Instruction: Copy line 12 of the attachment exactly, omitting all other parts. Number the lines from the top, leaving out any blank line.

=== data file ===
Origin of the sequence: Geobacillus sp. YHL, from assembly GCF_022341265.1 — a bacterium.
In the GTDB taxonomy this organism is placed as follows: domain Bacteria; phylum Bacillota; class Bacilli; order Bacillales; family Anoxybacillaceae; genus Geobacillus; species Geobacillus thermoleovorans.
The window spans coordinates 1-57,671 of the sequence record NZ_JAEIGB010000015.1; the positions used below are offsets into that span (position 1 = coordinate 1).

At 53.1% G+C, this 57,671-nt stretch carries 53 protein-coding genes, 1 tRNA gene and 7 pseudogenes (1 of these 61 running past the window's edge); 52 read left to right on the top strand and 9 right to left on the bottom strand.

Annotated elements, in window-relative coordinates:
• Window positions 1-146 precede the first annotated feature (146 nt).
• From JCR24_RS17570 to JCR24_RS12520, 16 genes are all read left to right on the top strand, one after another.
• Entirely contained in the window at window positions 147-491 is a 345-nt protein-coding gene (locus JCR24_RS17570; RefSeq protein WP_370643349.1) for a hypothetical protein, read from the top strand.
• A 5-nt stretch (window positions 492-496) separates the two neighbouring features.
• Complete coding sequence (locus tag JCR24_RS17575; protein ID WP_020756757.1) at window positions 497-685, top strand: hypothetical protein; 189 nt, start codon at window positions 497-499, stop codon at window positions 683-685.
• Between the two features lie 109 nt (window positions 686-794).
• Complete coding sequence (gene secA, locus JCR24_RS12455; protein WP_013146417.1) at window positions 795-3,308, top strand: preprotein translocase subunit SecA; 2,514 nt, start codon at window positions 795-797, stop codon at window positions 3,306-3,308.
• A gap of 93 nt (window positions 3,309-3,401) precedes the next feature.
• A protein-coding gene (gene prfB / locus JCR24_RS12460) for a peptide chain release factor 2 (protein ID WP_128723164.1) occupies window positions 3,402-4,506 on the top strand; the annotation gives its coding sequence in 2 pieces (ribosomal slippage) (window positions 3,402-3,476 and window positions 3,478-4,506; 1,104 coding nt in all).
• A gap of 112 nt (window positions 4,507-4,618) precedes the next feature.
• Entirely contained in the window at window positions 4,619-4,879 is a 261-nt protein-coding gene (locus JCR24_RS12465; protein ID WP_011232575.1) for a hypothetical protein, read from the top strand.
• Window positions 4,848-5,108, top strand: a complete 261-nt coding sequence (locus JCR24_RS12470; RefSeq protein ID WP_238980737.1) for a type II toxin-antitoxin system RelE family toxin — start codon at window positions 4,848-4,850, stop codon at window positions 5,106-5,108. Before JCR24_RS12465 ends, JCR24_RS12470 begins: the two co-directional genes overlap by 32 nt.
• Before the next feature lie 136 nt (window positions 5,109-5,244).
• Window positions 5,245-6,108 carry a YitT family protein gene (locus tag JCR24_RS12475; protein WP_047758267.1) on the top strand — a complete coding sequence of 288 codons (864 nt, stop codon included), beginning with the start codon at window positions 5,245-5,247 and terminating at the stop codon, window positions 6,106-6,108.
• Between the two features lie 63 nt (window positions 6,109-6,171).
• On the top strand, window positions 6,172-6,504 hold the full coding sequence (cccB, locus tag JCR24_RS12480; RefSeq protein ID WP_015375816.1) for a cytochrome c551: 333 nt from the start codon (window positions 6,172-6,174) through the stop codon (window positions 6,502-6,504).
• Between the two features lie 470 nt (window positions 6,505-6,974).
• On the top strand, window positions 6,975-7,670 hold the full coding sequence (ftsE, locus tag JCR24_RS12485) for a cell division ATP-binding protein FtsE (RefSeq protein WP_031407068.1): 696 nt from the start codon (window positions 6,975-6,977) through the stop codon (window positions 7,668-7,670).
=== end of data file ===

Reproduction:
• Complete coding sequence (gene secA, locus JCR24_RS12455; protein WP_013146417.1) at window positions 795-3,308, top strand: preprotein translocase subunit SecA; 2,514 nt, start codon at window positions 795-797, stop codon at window positions 3,306-3,308.